ENGLEWOOD, Colo. -- Prior to Sunday, the Broncos went nearly 22 months without notching at least six sacks in a single game.
But the pass rush's performance was far more impressive in the 42-17 win over San Francisco than it was against the Browns in Week 16 of the 2012 season, given the quality of the opposition and the mobility of the quarterback on the other side of the line of scrimmage.
Sunday night, Broncos dismantled the 49ers' protection scheme, and were so quick to breach the pocket and so effective at bracketing Colin Kaepernick that he often had neither the time, nor the space, to scramble. His opportunities to operate in comfort were slim, and the 49ers' offense bogged down as a result.
When Executive Vice President and General Manager John Elway sought to rebuild the defense, he had a performance like this in mind. The offense grabbed an early lead, and freed the defense to be aggressive. With blitzes and creative pressures, that happened consistently in Week 7.
It helps to have an elite pair of bookend pass rushers like Von Miller and DeMarcus Ware, who are now one-two in the league's sack rankings with eight and seven, respectively -- an accomplishment heightened by the fact that the Broncos have already had their bye week. But as an examination of their six sacks reveals, their success is a reflection of the entire pass rush.
SACK NO. 1: BRINGING THE BLITZ
**Ware finished with the first-possesion sack after getting 49ers left tackle Joe Staley turned around, creating separation that allowed him to await Kaepernick's step to his left, which put him in Ware's grasp. But this was made possible by the Broncos gaining a manpower advantage against the left side of San Francisco's line.
This began with Brandon Marshall blitz. To capitalize off the absence of All-Pro left guard Mike Iupati, who was lost to a concussion, Marshall lined up over Iupati's replacement, Joe Looney, who made his second career start, and attacked at the snap through the B-gap. Running back Frank Gore picked him up, but did not have enough leverage to contain him.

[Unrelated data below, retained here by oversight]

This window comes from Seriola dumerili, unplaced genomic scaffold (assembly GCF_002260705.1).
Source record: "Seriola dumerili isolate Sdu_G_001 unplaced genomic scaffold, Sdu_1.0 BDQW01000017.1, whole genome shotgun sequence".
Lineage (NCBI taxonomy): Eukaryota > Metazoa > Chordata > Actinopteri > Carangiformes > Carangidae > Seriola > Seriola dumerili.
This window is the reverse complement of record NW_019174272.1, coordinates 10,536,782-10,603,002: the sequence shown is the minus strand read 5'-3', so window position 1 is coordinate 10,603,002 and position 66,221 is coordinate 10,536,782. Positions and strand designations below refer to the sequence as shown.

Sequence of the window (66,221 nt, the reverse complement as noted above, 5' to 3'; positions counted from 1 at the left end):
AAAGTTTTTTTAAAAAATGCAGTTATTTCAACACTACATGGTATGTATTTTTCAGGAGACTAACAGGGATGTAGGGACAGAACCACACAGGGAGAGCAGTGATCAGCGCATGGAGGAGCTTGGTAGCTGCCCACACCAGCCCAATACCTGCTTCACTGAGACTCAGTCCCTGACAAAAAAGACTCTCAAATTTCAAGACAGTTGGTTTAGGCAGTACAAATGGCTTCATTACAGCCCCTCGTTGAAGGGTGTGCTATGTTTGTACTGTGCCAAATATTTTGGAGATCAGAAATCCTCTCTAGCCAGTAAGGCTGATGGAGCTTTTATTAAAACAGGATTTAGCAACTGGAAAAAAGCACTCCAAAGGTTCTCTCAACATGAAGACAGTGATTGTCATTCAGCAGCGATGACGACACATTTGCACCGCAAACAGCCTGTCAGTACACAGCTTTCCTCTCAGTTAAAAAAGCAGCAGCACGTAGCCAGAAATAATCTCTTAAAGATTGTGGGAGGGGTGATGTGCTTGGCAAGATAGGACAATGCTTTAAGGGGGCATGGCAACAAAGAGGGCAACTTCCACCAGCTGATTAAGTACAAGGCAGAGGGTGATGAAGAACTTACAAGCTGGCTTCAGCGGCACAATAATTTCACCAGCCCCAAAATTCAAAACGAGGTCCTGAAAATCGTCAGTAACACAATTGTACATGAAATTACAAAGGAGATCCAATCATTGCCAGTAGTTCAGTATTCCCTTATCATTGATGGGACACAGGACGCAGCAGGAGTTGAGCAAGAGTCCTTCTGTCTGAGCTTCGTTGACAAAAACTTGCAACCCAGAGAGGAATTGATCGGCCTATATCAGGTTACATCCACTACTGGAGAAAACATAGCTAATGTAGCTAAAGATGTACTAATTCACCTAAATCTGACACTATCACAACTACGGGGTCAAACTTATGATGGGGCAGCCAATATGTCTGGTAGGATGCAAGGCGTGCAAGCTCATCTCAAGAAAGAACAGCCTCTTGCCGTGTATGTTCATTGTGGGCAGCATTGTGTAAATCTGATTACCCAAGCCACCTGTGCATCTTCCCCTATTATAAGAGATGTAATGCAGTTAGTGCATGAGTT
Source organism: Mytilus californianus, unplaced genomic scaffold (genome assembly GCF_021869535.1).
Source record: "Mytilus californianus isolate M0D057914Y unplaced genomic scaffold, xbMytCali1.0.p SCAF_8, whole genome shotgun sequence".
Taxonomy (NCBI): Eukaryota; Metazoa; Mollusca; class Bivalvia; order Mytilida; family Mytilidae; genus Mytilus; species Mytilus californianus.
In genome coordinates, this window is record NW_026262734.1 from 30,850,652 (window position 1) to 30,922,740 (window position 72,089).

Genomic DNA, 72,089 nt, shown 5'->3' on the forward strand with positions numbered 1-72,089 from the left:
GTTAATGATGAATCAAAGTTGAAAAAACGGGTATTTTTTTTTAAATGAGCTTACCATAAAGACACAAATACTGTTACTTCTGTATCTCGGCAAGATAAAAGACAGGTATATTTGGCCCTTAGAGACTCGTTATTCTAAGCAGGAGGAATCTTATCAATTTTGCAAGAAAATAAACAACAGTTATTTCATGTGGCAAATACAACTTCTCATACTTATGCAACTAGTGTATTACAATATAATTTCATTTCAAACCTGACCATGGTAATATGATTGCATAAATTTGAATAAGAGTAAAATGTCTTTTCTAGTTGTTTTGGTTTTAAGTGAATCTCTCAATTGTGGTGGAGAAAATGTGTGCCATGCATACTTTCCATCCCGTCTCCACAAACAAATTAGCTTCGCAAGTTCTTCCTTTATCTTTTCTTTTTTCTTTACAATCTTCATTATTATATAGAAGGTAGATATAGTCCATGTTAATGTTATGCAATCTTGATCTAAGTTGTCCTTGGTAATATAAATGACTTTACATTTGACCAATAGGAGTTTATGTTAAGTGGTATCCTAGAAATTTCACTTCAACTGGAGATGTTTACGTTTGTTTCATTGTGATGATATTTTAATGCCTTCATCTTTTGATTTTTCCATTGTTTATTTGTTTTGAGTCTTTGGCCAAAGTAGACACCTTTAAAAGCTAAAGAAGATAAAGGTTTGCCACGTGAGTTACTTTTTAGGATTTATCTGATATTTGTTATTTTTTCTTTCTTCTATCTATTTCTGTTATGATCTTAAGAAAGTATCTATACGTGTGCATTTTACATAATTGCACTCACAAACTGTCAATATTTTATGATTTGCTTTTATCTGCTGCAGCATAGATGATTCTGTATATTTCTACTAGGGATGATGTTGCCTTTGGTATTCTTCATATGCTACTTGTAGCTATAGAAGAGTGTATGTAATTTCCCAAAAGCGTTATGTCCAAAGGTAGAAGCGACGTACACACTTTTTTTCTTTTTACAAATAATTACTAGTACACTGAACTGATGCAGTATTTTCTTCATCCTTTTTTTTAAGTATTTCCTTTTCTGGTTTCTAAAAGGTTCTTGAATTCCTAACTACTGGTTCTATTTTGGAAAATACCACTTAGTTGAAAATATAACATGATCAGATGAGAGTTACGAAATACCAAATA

To Marshall's left, Derek Wolfe occupied center Dillon Farrell. With Gore blocking Marshall, Looney assisted Farrell against Wolfe. But all the while, Malik Jackson stunted around Wolfe, following Marshall through the B-gap. Jackson surged toward Kaepernick, cutting off the center of the field. Marshall closed from Kaepernick's right. When the harried quarterback moved to his left, Ware awaited.
The Broncos had a game-opening three-and-out, and the carnage was just beginning.
SACK NO. 2: MILLER FEEDS OFF "POT ROAST"
The vast majority of Miller's pass-rush work comes when the Broncos go into nickel and dime packages, and Miller transitions from strong-side linebacker to rush end. This dual role was how the Broncos could get every-down work out of Miller from the moment he arrived, even though many draft pundits saw him as a 3-4 defensive end who was not a natural fit in the 4-3.
But on the first play of the 49ers' fourth possession, the Broncos lined up in their base 4-3, with Jackson at right defensive end. Miller took up a position three yards back of the line of scrimmage, filling the gap between Jackson and Terrance Knighton, working at nose tackle. Ware got a breather; Quanterus Smith spelled him at left defensive end, working outside of tackle Sylvester Williams.
Jackson engaged with Staley, while Knighton drew the attention of Looney and Farrell. That opened the B-gap for Jackson and Miller. Jackson sprinted inside of Staley and then got low, avoiding the block from Gore, who attempted to take down Miller. As Jackson regained his balance, Miller avoided Gore, sprinted toward Kaepernick, who prepared to throw, then tried to break to the left side. Miller closed and got to him first, with Williams stunting behind Knighton and beating a late-turning Looney to arrive just after Miller.
This is the prototypical sack that Knighton creates: he draws attention and opens gaps for Miller and Ware.
"Sometimes he'll just say, 'Hey, you have a two-way go,'" explained Ware. "And it depends on if I get a slide technique -- meaning if the guard, the center and tackle slide to us --Terrance will sometimes crash down on the guard and he'll give you a two-way go on the tackle when the tackle's thinking, 'You know what, I'm going to have guard help,' but big Terrance will hold the guard for me."
SACK NO. 3: "THE OKEY-DOKE"